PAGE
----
A monumental study by two Sydney universities, UNSW and UTS, has uncovered a severe and widespread epidemic of wage theft in Australia.
The report titled Wage Theft in Australia, revealed that around one in three international students and backpackers are paid about half the legal minimum wage.
The report combines responses from 4,322 temporary migrants from 107 countries, in all states and territories. It was produced by Laurie Berg, a senior law lecturer at UTS, and Bassina Farbenblum, a senior law lecturer at UNSW.
The authors say it paints a bleak picture of the extent of wage theft among international students and backpackers in Australia and how it varies across different nationalities, visas and industries.
“We found the overwhelming majority of international students and backpackers are aware they are being underpaid. However, they believe few people on their visa expect to receive the legal minimum wage,” Farbenblum says.
Findings from the study reveal that 86% of international students and backpackers believe that it is rare for people on visas to earn minimum wage.
The study also disproved the common myth that wage theft is confined to fruit and vegetable picking.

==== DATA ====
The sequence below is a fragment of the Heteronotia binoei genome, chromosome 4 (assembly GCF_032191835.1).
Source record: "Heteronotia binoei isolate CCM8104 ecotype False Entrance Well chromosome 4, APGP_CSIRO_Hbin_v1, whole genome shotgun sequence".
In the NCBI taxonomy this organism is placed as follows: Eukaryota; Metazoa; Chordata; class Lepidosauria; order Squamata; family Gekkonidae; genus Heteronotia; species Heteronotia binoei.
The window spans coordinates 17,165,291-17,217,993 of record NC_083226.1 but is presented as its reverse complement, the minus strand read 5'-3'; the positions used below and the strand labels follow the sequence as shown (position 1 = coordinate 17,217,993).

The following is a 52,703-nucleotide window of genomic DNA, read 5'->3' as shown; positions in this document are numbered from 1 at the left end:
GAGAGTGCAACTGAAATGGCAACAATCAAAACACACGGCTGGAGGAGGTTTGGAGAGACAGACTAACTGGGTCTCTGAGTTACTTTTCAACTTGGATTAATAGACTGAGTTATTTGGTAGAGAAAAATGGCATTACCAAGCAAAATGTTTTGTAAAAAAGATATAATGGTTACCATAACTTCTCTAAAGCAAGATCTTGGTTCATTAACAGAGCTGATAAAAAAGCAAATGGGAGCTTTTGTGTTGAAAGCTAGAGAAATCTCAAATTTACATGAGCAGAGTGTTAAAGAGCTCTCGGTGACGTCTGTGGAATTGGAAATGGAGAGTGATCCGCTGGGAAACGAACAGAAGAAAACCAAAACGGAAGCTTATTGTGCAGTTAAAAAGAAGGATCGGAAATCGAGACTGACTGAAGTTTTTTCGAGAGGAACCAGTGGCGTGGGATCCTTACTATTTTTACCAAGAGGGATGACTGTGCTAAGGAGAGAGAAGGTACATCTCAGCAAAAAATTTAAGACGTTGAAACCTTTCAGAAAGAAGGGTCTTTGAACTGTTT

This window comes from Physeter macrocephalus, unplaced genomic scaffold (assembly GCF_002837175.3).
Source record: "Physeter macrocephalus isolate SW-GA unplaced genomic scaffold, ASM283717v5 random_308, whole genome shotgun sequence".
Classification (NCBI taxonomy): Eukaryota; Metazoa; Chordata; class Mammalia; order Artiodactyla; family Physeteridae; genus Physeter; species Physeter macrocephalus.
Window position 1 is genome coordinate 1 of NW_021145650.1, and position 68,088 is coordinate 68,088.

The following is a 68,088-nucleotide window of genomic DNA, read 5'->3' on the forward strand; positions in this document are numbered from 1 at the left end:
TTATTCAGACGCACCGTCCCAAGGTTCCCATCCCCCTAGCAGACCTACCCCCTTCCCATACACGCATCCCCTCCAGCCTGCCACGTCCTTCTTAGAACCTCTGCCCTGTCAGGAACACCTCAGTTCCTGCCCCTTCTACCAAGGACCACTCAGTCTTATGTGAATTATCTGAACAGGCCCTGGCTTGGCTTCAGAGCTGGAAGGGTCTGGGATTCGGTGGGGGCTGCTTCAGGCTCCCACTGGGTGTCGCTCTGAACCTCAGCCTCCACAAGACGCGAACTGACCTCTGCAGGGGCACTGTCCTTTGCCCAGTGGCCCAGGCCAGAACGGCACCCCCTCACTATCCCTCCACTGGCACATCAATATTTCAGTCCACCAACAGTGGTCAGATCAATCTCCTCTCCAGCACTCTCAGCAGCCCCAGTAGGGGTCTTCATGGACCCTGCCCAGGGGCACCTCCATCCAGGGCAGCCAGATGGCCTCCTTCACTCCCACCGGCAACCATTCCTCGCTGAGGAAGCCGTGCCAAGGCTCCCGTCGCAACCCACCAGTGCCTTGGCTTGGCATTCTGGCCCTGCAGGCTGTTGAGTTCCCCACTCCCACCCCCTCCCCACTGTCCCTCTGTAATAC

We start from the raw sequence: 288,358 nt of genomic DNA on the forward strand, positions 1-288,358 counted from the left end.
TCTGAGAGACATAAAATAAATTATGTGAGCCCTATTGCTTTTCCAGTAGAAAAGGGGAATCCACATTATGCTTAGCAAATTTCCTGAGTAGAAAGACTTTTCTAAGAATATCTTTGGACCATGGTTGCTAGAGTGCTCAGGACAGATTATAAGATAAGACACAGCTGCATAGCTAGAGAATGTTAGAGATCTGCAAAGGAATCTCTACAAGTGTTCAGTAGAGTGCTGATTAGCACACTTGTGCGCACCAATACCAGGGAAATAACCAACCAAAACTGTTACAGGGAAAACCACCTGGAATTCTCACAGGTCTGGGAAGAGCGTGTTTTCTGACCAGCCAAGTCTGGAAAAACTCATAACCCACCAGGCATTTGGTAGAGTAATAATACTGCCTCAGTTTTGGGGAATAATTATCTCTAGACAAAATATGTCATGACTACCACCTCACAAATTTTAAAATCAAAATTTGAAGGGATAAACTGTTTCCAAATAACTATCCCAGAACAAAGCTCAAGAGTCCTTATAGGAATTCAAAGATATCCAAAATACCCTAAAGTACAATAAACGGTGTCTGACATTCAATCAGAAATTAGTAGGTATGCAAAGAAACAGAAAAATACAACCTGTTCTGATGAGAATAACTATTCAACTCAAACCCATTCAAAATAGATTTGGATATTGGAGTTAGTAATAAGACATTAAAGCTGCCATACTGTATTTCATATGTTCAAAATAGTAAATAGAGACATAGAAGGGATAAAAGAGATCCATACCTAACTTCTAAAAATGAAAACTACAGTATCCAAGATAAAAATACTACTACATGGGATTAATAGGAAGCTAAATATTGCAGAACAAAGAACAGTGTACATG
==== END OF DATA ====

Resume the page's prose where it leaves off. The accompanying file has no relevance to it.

“A fifth of every nationality was paid around half the legal minimum wage. For almost 40% of students and backpackers, their lowest paid job was in a cafe, restaurant or takeaway.”
Statistics and accounts from backpackers and migrants show that many instances are verging on criminal forced labour.
In 91 cases, respondents had their passports confiscated by employers; 173 respondents were required to pay upfront “deposits” of up to $1000 to secure a job in Australia; and 112 respondents had been asked to pay money back to their employer in cash after receiving their wages.
Evidence also showed 44% of overseas workers are paid in cash, including two out of three waiters, kitchen-hands and food servers, half of which never, or rarely, receive a payslip.
Belgian man Laurent Van Eesbeeck, 25, told Fairfax Media he was paid as little as $5 per hour to pick cherry tomatoes in Bundaberg.
"I've had a couple of disappointments with Australian farms," Mr Van Eesbeeck said. "For me it's exploitation …. I don't want to be part of it"
Mr Van Eesbeeck said he would be returning to Belgium and has no desire to complete the 88 days worth of gruelling farm work required to stay in Australia.
The report comes after Saiful Hasam told a public hearing for an inquiry into modern slavery in Australia that migrant fruit pickers at a Victorian farm were barely being paid enough to cover food and rent.
"This is grossly unfair for the workers, because they are very hard-working," he said.